Dina Temple-Raston

Dina Temple-Raston is NPR's counter-terrorism correspondent and has been reporting from all over the world for the network's news magazines since 2007.

She recently completed a Nieman Fellowship at Harvard University where she studied the intersection of Big Data and intelligence.

Prior to NPR, Temple-Raston was a longtime foreign correspondent for Bloomberg News in Asia and served as Bloomberg's White House correspondent during the Clinton Administration. She has written four books, including The Jihad Next Door: Rough Justice in the Age of Terror, about the Lackawanna Six terrorism case. She is a frequent contributor to the PBS Newshour, a regular reviewer of national security books for the Washington Post Book World, and also contributes to the New Yorker, WNYC's Radiolab, the TLS, and the Columbia Journalism Review, among others.

She is a graduate of Northwestern University and Columbia University's Graduate School of Journalism, and she has an Honorary Doctorate of Humane Letters from Manhattanville College.

Life changed as Sadiik Yusuf knew it about two years ago, when the FBI appeared at his front door in Minneapolis to tell him his son Abdullahi had been stopped at the airport, suspected of trying to board a flight that would take him to Syria to fight with ISIS.

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Danny Nolan was the first man to swing a wrecking ball in Manhattan in 25 years. Wrecking balls hadn't been allowed on the island for a very simple reason: The buildings are much too close together to allow a huge ball to swing back and forth.

An exception was made for Nolan because he, and the other construction workers of the International Union of Operating Engineers Local 14, were "working the pile" — hauling away what was left in the World Trade Center towers after the Sept. 11 attacks.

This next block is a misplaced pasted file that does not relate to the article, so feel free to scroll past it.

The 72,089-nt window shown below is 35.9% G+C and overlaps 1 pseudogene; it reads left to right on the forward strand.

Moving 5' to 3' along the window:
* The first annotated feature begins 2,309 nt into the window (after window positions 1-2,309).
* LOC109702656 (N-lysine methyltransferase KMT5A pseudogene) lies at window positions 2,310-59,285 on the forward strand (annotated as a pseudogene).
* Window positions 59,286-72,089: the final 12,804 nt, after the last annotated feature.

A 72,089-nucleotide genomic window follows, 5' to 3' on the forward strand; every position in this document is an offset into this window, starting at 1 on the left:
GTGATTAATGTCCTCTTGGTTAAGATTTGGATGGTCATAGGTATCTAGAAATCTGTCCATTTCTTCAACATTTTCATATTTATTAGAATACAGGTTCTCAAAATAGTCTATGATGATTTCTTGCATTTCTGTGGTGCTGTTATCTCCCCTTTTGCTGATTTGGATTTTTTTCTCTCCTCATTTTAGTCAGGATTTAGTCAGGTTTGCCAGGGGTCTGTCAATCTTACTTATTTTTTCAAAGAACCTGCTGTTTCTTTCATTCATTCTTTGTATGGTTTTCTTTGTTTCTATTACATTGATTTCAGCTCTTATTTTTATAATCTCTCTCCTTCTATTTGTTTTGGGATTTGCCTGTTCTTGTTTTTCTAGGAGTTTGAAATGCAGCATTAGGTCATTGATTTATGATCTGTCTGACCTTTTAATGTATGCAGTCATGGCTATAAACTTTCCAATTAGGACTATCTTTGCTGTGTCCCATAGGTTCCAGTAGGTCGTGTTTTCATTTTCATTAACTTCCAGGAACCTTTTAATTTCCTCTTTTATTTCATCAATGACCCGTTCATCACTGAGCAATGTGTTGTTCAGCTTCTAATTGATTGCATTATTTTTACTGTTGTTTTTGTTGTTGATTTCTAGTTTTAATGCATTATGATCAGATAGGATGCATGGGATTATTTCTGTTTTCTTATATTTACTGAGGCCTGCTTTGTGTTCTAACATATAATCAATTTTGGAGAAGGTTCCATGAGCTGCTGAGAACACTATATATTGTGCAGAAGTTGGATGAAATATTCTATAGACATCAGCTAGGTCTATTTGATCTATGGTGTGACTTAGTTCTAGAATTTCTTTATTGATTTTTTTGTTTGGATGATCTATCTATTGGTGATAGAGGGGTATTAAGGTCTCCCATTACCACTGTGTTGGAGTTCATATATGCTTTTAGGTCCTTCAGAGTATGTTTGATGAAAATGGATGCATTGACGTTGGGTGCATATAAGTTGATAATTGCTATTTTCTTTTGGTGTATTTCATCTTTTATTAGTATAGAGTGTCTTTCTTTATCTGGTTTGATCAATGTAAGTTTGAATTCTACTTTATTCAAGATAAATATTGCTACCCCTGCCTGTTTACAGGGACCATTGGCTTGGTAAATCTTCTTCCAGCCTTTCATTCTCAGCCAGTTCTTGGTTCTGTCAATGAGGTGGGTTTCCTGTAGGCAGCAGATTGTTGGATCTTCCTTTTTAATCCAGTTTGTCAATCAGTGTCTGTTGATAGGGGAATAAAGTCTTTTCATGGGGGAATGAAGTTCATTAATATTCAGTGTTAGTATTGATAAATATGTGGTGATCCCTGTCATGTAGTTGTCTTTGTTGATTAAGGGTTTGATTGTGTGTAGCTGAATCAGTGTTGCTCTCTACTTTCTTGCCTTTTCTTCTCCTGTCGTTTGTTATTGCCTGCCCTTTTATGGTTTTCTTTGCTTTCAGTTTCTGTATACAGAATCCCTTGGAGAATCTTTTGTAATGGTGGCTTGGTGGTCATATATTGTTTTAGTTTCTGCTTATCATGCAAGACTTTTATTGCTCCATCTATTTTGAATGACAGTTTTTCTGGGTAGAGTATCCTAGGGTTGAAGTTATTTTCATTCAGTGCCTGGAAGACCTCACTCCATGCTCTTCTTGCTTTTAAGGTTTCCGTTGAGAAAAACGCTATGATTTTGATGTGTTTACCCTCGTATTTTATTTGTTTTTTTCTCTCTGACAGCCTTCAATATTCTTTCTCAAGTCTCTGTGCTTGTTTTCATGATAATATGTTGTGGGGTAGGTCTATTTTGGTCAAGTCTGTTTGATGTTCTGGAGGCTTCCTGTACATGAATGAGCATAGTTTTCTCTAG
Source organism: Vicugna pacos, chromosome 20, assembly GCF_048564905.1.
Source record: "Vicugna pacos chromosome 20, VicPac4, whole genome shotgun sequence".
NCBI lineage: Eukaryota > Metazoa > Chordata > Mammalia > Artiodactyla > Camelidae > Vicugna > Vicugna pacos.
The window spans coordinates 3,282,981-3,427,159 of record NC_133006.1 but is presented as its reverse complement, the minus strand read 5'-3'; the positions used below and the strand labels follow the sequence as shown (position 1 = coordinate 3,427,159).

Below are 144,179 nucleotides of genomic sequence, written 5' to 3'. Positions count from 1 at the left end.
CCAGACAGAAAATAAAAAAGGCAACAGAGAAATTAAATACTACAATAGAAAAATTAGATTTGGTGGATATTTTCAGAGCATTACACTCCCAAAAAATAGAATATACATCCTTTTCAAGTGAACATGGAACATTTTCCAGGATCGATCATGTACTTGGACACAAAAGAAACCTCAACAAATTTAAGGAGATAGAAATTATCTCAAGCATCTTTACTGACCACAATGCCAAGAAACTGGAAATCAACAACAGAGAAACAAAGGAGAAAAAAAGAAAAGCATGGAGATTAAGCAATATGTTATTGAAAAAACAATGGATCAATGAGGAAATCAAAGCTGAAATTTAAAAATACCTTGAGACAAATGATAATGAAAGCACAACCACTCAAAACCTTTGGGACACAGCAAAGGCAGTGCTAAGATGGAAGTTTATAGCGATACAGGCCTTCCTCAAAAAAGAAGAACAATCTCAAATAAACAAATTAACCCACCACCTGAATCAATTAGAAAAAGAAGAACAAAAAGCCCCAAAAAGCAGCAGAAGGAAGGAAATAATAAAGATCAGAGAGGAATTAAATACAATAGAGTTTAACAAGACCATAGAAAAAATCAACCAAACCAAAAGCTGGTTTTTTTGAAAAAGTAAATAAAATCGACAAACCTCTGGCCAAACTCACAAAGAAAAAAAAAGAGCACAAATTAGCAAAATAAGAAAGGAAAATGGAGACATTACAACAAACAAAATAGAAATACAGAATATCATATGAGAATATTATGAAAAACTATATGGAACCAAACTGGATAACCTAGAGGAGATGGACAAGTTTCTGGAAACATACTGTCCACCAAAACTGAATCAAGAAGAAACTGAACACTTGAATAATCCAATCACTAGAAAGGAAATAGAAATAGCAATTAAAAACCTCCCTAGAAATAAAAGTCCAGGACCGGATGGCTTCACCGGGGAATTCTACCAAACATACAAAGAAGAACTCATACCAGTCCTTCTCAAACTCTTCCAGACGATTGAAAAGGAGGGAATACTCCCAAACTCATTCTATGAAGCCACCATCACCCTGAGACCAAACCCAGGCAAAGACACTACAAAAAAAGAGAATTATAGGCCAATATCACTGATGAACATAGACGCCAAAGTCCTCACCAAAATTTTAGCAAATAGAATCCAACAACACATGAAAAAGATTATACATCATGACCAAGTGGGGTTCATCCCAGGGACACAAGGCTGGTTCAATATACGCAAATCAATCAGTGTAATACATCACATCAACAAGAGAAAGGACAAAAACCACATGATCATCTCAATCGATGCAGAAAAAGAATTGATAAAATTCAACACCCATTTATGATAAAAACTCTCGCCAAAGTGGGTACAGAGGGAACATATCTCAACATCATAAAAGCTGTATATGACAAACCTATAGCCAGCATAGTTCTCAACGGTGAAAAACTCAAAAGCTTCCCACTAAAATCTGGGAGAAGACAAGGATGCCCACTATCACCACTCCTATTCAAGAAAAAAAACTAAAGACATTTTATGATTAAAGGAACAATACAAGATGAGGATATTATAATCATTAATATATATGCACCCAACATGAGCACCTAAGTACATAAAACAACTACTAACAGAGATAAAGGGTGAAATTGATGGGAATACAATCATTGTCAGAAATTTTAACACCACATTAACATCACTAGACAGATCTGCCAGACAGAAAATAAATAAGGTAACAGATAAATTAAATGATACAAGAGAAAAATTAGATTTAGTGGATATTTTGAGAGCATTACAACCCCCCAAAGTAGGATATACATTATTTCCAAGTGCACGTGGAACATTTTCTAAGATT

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The man who fatally shot five police officers in Dallas may have had plans for a wider attack, the city's police chief said Sunday. Dallas Police Chief David Brown provided new details about the tense two-hour standoff that police had with the gunman before he was killed.

"We're convinced that this suspect had other plans," Brown told CNN, adding that the shooter "thought that what he was doing was righteous and believed that he was going to target law enforcement and make us pay for what he sees as law enforcement's efforts to punish people of color."

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Local jihadists first began disappearing from Russia and the North Caucasus region just months before the opening ceremonies for the 2014 Sochi Winter Olympics. In some cases, human rights groups say, Russian security forces tracked the militants down and dumped their bodies on the side of the road as a warning.

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All eyes were on 20-year-old Abdullahi Yusuf when he stepped on the stand in federal court last week in Minneapolis to testify for the prosecution in America's largest ISIS recruitment trial.